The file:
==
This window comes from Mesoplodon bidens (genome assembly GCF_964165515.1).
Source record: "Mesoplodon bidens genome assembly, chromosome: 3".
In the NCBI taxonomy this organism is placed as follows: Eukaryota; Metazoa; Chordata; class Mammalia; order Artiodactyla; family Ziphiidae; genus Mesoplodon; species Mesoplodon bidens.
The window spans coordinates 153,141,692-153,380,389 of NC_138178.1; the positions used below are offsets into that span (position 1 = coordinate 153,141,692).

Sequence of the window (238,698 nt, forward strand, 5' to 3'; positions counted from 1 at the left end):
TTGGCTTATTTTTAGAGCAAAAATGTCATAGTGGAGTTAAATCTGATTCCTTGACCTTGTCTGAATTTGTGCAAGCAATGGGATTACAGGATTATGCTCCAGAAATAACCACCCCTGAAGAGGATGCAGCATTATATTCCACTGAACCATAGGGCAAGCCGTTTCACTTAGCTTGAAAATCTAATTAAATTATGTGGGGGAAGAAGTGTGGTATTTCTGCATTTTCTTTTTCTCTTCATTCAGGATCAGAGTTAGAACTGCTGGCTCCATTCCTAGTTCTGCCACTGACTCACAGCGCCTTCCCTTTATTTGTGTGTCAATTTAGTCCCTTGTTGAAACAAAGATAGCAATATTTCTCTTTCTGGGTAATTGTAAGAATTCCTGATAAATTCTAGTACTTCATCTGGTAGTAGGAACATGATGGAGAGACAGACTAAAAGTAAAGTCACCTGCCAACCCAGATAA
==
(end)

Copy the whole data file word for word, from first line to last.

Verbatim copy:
This window comes from Mesoplodon bidens (genome assembly GCF_964165515.1).
Source record: "Mesoplodon bidens genome assembly, chromosome: 3".
In the NCBI taxonomy this organism is placed as follows: Eukaryota; Metazoa; Chordata; class Mammalia; order Artiodactyla; family Ziphiidae; genus Mesoplodon; species Mesoplodon bidens.
The window spans coordinates 153,141,692-153,380,389 of NC_138178.1; the positions used below are offsets into that span (position 1 = coordinate 153,141,692).

Sequence of the window (238,698 nt, forward strand, 5' to 3'; positions counted from 1 at the left end):
TTGGCTTATTTTTAGAGCAAAAATGTCATAGTGGAGTTAAATCTGATTCCTTGACCTTGTCTGAATTTGTGCAAGCAATGGGATTACAGGATTATGCTCCAGAAATAACCACCCCTGAAGAGGATGCAGCATTATATTCCACTGAACCATAGGGCAAGCCGTTTCACTTAGCTTGAAAATCTAATTAAATTATGTGGGGGAAGAAGTGTGGTATTTCTGCATTTTCTTTTTCTCTTCATTCAGGATCAGAGTTAGAACTGCTGGCTCCATTCCTAGTTCTGCCACTGACTCACAGCGCCTTCCCTTTATTTGTGTGTCAATTTAGTCCCTTGTTGAAACAAAGATAGCAATATTTCTCTTTCTGGGTAATTGTAAGAATTCCTGATAAATTCTAGTACTTCATCTGGTAGTAGGAACATGATGGAGAGACAGACTAAAAGTAAAGTCACCTGCCAACCCAGATAA